Thursday, April 8, 2010
D & C 132, part 3
Further on Section 132:
Joseph taught that we can't expect to achieve the same glory as the ancients if we do not make a similar sacrifice as they did. It's all in Lecture 6 of the Lectures on Faith. I've quoted that stuff in several books and won't repeat it here. If you don't have a copy you should get one. And read it.
Anyway, it is quite important to note the necessity of sacrifice to produce the kind of faith which saves. Joseph's explanation required us to sacrifice all things to be able to lay hold on saving faith. Without the knowledge that we would give up everything, even our own lives if necessary, we cannot receive eternal life. We have to trade this life for the next. No trade, no exaltation.
So when a man or woman reaches the point where she/he can be tested, the Lord will supply a test to them to prove (to themselves) that they will sacrifice all things. [The Lord already knows, but we don't. And it is OUR faith which is required to be tested.]
For most women, they make this kind of sacrifice when they marry. They literally "give up their lives" and become a wife. Even to the point they surrender their prior name and become known by a new name and begin a new life. The sacrifice for them is completed in childbirth, where they risk their life and then shed their blood to bring a new person into the world. For women, therefore, this estate provides a ready-made opportunity for the development of this faith. For men that is much different. That is why we produce so few men worthy of preservation into the next life in an exalted state.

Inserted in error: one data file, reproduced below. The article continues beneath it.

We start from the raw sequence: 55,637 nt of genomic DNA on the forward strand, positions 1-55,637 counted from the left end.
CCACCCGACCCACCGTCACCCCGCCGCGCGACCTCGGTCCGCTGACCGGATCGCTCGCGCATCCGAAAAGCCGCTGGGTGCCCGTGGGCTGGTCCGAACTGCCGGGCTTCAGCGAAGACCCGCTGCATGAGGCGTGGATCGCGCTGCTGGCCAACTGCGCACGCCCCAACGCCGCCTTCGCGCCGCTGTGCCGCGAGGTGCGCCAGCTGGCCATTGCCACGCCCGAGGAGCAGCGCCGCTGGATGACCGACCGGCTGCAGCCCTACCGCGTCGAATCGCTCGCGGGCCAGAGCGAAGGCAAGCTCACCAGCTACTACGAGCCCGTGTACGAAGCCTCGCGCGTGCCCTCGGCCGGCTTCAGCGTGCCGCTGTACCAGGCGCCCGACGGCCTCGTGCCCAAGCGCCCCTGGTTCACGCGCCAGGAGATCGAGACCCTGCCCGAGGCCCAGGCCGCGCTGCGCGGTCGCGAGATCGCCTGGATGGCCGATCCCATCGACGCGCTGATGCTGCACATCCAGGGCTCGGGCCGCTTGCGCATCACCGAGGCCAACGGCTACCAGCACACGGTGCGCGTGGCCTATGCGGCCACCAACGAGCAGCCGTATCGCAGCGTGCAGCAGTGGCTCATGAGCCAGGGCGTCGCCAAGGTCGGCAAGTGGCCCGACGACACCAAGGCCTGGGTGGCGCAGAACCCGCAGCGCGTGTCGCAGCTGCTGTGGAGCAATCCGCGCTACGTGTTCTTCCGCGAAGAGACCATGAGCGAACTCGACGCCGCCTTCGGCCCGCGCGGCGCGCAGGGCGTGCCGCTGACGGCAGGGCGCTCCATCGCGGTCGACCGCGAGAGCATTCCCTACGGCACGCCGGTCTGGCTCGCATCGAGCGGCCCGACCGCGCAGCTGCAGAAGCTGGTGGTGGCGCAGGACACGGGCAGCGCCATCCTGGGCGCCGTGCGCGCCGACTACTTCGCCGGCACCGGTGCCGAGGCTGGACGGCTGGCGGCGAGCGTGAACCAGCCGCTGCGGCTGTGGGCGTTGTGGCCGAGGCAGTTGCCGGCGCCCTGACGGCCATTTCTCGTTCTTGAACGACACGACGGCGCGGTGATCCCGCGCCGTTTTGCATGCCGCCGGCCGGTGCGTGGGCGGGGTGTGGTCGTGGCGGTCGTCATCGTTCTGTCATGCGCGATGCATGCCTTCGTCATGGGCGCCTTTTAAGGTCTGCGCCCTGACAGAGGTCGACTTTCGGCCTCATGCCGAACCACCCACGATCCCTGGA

Joseph Smith succeeded in receiving his calling and election. His promise of eternal life appears within Section 132. That is no accident. If the revelation is a series of communications, beginning in either 1829 or 1831, and continue through nearly the time of the recording in 1843, all of which are on the same subject, then they are all interrelated.
Joseph's sealing authority is confirmed in verse 46 and his calling and election is confirmed in verse 49. This would have been after Joseph had received the beginning of Section 132 and had actually begun to live it. Meaning that Joseph was doing what he was commanded to do, and that in so doing he was sacrificing everything. Even his own life was being sacrificed. He was developing the faith necessary to know he would surrender everything to God by this principle. Later, when he would go to Carthage and die, it was not as difficult for him to do because he had earlier lived a principle which proved to him that he would obey God at all costs. Death under such circumstances was not a test, merely a confirmation of what Joseph already knew.
Plural marriage was so difficult for Joseph that it was THE means by which he advanced in faith to the point he knew he would surrender all things to God. It was the key to his exaltation. Not because plural wives are needed, but because of the difficult sacrifice this practice imposed upon him.
Now if that were true for Joseph, then we should not think the practice of plural marriage, with all its difficulty and sacrifice, something desirable to undertake. Nor should we be fooled into thinking that Joseph wanted or welcomed it. The revelation belies this notion.
Therefore I take it as a given that plural marriage was introduced as a test. Not as a reward or as a holiday for Joseph Smith and his close associates. It was a difficult, trying ordeal.
Now there's more to be said, so I'll add another post at some point on this as well.